Staff at Wolfson Medical Center in Holon, Israel check one-week-old Iraqi infant Bayan Jassem. (AP)A one-week old Iraqi infant born with deadly heart defect has successfully undergone a life-saving operation in Israel, with the aid of the Israeli organization Save a Child’s Heart.
The ailing Iraqi girl, Bayan Jassem, born with a life-threatening heart defect, was recovering in an Israeli hospital this week following daylong emergency surgery last Tuesday at the Wolfson Medical Center in Holon to repair reversed arteries in her heart.
Dr Sion Houri, head of the hospital’s intensive care unit, reported hours after the procedure: “The operation seems to have been successful. Her heart is working normally and she has been taken off the heart-lung machine. If all goes well, she should be able to go home in a month to six weeks.”
“It was, as expected, a long and complex operation. She’s now in the pediatric intensive care unit of the hospital and still described as critical but stable,” added Simon Fisher, the executive director of Save A Child’s Heart, an Israeli organization that since 1995, has flown in more than 500 children from foreign nations, as well as from the West Bank and Gaza Strip, for heart surgery at Wolfson hospital.
It was a unique exercise in co-operation between Christians, Muslims and Jews, Americans, Iraqis, Jordanians and Israelis. Bayan Jassem’s journey began in her hometown of Dakuk, near Kirkuk. There, the infant was diagnosed with a heart defect by an American military doctor who was screening local infants. If untreated, the defect, a congenital heart disease called Transposition of the Great Arteries (TGA), could be fatal. Iraq’s medical system has neither the expertise nor the equipment to treat the disease.
Jonathan Miles, an American who runs Shevet Achim, a Christian, Israel-based non-profit organization which provides medical services at Israeli medical centers for sick Arab children, heard about the baby and made the contact with the Save A Child’s Heart project.
Together they made the decision to immediately bring the infant to Israel to carry out the complex surgery. Split-second decisions between Iraqi doctors and their Israeli counterparts were made over US Army satellite phones, Bayan and her family were issued travel permits, and a flight was arranged. Iraqi officials’ alacrity in providing Bayan’s family travel permits for the journey to Israel via Jordan, might signal the future government’s willingness to normalize relations with Israel.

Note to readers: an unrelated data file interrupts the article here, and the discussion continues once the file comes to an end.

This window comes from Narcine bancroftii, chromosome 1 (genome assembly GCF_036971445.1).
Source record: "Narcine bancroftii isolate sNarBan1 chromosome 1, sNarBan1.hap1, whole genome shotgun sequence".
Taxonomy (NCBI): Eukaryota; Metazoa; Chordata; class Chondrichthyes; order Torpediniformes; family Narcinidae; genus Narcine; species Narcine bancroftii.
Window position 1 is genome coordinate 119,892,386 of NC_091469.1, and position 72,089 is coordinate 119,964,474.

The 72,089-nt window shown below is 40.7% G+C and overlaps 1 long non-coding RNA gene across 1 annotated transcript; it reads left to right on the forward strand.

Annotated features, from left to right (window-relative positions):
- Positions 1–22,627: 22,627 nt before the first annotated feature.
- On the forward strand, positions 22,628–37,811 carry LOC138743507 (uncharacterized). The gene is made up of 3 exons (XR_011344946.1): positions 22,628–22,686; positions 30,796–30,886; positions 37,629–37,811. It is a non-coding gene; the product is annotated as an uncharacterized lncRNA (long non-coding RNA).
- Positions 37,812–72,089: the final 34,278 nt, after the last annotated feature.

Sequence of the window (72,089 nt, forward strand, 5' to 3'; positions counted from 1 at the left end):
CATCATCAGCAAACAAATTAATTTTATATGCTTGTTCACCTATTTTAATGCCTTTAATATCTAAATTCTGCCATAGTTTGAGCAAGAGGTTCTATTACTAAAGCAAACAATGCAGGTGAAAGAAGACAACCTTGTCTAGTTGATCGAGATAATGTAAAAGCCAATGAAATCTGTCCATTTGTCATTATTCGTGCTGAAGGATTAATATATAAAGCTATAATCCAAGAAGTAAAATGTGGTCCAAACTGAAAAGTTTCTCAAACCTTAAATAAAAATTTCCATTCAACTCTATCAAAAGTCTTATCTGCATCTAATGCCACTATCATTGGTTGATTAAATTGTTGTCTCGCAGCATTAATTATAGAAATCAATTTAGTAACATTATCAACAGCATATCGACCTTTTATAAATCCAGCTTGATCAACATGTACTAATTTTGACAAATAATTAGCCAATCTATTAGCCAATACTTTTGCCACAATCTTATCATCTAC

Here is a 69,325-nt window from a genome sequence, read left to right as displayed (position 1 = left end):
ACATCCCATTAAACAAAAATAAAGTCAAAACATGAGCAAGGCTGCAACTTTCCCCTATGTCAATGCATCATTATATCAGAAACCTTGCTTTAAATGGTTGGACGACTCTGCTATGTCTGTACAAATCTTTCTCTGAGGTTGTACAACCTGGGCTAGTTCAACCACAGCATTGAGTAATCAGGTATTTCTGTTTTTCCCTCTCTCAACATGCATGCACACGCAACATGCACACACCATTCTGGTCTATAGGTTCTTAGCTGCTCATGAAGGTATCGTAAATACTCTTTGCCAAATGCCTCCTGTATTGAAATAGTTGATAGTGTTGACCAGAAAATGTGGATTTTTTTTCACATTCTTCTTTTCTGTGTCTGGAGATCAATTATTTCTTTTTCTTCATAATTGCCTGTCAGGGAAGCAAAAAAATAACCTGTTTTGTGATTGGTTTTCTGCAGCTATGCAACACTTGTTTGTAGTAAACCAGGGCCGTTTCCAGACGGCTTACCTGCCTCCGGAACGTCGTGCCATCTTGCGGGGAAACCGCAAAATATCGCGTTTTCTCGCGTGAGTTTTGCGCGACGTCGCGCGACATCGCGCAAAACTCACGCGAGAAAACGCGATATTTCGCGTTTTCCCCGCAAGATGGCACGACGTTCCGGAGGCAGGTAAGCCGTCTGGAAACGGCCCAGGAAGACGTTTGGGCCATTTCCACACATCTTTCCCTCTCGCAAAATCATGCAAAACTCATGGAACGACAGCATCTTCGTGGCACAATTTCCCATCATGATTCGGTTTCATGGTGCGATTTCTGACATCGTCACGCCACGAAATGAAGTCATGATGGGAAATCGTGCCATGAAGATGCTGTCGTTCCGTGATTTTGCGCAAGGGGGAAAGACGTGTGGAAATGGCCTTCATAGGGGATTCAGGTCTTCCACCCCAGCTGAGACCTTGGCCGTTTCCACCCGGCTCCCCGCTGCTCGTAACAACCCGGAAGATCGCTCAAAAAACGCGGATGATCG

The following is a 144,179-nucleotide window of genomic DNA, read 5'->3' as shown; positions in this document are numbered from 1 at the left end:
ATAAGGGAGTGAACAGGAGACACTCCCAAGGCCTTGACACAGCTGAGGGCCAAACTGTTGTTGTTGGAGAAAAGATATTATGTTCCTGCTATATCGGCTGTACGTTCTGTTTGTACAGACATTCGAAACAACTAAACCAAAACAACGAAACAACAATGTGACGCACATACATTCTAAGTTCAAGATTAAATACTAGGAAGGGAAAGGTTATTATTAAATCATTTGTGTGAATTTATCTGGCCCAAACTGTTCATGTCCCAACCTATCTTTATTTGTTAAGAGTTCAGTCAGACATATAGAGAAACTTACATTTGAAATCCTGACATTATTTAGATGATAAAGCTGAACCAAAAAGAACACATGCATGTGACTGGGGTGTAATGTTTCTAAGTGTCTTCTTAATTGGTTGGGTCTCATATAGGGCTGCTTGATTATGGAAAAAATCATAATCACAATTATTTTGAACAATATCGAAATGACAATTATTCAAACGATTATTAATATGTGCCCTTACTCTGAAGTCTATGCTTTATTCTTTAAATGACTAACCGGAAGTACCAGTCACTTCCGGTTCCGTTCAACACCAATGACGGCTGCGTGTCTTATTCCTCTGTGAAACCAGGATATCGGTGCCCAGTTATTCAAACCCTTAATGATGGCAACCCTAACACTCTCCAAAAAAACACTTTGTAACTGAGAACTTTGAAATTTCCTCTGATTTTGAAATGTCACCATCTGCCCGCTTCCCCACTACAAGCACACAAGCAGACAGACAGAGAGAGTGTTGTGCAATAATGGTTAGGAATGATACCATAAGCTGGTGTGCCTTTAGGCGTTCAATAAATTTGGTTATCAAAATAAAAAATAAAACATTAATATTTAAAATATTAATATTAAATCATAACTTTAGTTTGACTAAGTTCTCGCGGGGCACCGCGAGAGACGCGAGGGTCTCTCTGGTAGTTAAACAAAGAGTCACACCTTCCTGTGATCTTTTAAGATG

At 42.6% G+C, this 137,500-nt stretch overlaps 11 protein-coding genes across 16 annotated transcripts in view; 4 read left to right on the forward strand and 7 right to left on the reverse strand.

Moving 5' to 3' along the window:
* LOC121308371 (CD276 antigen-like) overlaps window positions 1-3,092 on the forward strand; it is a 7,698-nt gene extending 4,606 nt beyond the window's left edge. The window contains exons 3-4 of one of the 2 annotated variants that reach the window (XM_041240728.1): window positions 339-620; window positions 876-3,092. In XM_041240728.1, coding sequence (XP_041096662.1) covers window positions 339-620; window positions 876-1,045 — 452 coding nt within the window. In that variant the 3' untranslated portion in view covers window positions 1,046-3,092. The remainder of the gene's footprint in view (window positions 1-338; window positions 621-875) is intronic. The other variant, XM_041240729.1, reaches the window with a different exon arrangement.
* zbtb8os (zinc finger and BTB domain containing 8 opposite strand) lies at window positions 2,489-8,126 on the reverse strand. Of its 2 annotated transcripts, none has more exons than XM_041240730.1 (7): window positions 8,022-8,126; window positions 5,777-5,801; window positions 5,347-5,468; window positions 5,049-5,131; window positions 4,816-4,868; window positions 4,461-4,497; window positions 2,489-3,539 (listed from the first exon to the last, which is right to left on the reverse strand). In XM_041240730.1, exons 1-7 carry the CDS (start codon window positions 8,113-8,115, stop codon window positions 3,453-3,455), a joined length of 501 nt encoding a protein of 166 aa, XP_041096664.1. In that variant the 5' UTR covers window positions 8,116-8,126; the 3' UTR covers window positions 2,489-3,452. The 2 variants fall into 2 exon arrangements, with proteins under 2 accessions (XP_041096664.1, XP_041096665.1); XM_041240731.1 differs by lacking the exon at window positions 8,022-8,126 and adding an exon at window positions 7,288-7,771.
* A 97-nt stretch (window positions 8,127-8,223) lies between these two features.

Akiva Tamir, the director of pediatric cardiology at the hospital instructed a doctor
in Baghdad over the phone on how to perform a minor operation on Jassem to stabilize her
condition before she flew with her parents to Amman, and then traveled by car to Israel.
The Jassems were met by Israeli doctors at the
entrance to the emergency room at Wolfson with the Arabic greeting “Salam alaikum,” or welcome. Tamir took the baby in his arms and carried her to a hospital bed, where he hooked her up to a heart monitor.
Moshe Mashiah, director of the Wolfson Medical
Center, said that as someone who immigrated
from Iraq in 1951, he is very excited by the possibility of aiding the Iraqi infant.
“I hope that the surgery will be successful and
that this baby girl will serve as a bridge
between the two peoples,” Mashiah told AP.
Dr Lior Sasson, the lead surgeon in the eight-hour operation at the Wolfson Medical Centre, near Tel-Aviv, is also the son of Jewish immigrants from Iraq.
Jasim and Iman Jassem, Bayan’s parents, Iraqis of Kurdish origin, left their one and a half year old son in Iraq with relatives. “I never imagined that I would ever come to Israel,” the excited father told Yediot Aharonot. “I was told in the past that Israel is a bad place, but now I see that people here are good and everyone wants to help.”
Fisher said that Israelis, both Jewish and Arab, have been offering the Jassems food, lodging and sympathy ever since they arrived.
“The parents have been surrounded by good people – they’ve all been coming and bringing them food, inviting them to their homes. I’ve been the bad guy, saying ‘no’ until we know how Bayan’s situation turns out,” he told ISRAEL21c.
“I would like to think this cooperation will become more widespread. It’s a good start, with such widespread cooperation between the U.S., Israel, Iraq and Jordan. We have Kurds from Iraq, Jews from Israel – everyone’s involved and working together. And the fact that Dr. Mashiah is from Iraq and Dr. Sasson’s family comes from Iraq demonstrates what a small world we’re living in.”